Flower of Freedom (Separated From Every Garden) 1, by May Murad (Palestine)



Flower of Freedom (Separated From Every Garden) 1, by May Murad (Palestine)




May Murad's series of paintings, Flower Of Freedom (Separated From Every Garden), were created in response to poetic theatre texts written by Habibah Sheikh, a nomadic performance artist originally from Lebanon, and the curator of the Mitli Mitlak (Like You, Like Me) exhibition. In the text, a character named Ruba experiences the destruction of war first hand and becomes a refugee in the process.

Murad is clear, “Most important to my people are the borders coming off.” Likewise, Ruba, as represented by Murad, urgently needs to be free. She longs to shed the manufactured boundaries of well-guarded concrete crowned with razor wire, along with the ‘norms’ of modern existence that wrap chainlink around her life’s trajectory. “Ruba is close to me and represents Arab women in a universal way. Ruba is within all people. She wants to go out, to be free, to talk, to just make any move that could change her life. When I initially began, I wanted to paint the state of all people wanting freedom.” Within Ruba, ‘borders are coming off’ where phantasms, night visions, and apparitions are manifesting in the space around her. Ruba is experiencing the faraway world as she simultaneously feels like a stranger to herself. Her remoteness makes it seem that she has no friend, as she embodies visions from her third eye:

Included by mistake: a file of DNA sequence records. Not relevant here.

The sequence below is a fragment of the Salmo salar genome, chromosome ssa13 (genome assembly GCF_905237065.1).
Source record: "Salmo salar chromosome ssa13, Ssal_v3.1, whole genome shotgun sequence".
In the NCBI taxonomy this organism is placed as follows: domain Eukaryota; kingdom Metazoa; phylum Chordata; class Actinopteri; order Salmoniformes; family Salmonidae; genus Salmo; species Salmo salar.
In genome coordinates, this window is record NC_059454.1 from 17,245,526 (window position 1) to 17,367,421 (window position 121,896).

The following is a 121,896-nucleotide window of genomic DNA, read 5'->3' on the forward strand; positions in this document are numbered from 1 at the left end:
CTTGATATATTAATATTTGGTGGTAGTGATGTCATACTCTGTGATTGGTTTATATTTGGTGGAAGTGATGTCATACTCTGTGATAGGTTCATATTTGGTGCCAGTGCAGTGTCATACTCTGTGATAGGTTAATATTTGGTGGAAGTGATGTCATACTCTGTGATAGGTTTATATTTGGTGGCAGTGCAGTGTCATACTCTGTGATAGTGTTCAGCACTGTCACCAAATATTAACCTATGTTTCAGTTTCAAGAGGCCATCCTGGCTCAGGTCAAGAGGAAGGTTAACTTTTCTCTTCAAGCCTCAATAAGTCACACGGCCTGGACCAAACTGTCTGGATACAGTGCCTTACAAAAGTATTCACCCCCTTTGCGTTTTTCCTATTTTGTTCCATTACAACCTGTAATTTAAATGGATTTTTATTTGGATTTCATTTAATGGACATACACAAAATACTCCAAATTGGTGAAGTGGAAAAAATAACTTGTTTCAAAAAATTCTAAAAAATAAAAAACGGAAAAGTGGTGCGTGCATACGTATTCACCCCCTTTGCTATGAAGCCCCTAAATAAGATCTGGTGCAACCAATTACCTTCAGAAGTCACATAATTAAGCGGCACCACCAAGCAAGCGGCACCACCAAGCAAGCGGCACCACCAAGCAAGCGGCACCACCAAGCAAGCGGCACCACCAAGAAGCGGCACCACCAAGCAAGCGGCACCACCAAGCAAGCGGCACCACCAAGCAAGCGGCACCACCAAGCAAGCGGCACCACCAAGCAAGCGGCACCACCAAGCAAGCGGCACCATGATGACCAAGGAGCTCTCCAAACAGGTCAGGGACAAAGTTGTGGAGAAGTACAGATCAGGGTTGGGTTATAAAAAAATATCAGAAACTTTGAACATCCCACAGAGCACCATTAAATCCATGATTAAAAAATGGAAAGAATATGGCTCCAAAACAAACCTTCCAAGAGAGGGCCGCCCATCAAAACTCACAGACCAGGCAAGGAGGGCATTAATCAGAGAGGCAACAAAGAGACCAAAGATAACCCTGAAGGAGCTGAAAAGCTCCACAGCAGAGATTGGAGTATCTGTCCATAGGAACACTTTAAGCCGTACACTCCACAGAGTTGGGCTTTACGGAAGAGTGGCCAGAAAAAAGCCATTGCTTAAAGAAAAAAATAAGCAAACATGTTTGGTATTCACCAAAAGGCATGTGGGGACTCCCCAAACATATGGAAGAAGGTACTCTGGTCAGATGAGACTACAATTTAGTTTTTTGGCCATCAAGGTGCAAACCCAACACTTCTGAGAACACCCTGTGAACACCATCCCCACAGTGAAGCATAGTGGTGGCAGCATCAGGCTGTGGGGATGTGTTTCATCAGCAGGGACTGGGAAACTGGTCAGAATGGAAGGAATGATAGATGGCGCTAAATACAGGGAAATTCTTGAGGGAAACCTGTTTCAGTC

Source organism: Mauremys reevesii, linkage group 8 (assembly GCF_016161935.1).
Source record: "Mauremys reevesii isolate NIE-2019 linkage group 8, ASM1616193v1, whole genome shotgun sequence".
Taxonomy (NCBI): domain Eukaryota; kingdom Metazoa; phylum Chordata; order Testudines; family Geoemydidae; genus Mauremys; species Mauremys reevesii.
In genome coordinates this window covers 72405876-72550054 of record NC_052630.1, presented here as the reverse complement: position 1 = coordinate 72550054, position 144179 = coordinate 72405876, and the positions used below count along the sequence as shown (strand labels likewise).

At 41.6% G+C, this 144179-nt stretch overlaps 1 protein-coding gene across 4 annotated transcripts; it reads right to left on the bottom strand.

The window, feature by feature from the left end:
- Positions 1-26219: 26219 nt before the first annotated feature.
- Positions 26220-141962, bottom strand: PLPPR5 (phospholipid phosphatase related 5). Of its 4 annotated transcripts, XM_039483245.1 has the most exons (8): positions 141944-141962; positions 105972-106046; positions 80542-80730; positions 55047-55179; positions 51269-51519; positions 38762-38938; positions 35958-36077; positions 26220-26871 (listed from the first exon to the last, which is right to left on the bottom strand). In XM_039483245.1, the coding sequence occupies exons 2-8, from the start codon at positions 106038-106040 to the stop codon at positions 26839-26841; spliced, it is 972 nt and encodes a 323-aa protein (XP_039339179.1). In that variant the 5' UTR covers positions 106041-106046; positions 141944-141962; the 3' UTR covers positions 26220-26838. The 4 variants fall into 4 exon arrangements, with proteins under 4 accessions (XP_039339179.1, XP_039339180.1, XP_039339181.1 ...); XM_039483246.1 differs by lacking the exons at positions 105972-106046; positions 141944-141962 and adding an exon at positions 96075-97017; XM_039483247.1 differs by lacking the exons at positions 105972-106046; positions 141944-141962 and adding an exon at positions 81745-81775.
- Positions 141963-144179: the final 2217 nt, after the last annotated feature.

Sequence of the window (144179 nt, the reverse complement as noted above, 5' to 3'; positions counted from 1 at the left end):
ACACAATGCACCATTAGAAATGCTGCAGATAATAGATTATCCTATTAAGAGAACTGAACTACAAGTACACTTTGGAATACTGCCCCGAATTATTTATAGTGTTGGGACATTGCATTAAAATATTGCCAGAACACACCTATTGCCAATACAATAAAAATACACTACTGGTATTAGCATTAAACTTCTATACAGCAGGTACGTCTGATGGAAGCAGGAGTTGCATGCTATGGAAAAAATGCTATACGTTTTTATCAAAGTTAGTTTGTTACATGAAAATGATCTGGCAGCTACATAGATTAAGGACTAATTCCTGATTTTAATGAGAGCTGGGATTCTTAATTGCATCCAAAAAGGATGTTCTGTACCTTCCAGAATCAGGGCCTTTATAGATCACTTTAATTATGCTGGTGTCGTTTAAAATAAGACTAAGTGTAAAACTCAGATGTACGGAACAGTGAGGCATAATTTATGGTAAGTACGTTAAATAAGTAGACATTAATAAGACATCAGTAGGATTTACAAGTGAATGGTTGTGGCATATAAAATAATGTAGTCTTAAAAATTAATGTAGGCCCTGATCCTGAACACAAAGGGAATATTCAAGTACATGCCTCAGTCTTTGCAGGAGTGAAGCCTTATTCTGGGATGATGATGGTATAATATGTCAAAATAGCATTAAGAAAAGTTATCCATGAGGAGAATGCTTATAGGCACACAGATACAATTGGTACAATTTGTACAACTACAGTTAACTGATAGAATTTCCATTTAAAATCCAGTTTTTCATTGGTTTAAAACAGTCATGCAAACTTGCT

Act 1, Scene 1

Ruba: (Twirling with high voices) Maaa Maaa! Maaa Maaa! Maaa! Maaa! (She becomes a mermaid at sea. She is laying on a rock, calling and calling to the ships with a siren-like voice). (Ruba sits up and writes passionately in her diary. The writing is moving her arm...it is writing alone.) (Ruba normalizes rapidly. She is moving happily through the space).

Murad made the paintings in Flower Of Freedom (Separated From Every Garden), by first taking photographs of herself with a cell phone near a hanging light bulb, in a room where she slept, painted, and ate. One year later, Murad fled Palestine, became a refugee, and is now exiled in Paris, France.

(Above text taken from an essay in the exhibition catalogue, Mitli Mitlak (Like You, Like Me), which provides an overview of contemporary Arab world art and current regional and global trends of thought, and also illustrates the interrelations between Biba Sheikh’s literary text and each visual artist’s work, as it relates to the exhibition).




jpeg., 48 x 78 3/4, (inches) Acrylic on Canvas.



Original Format




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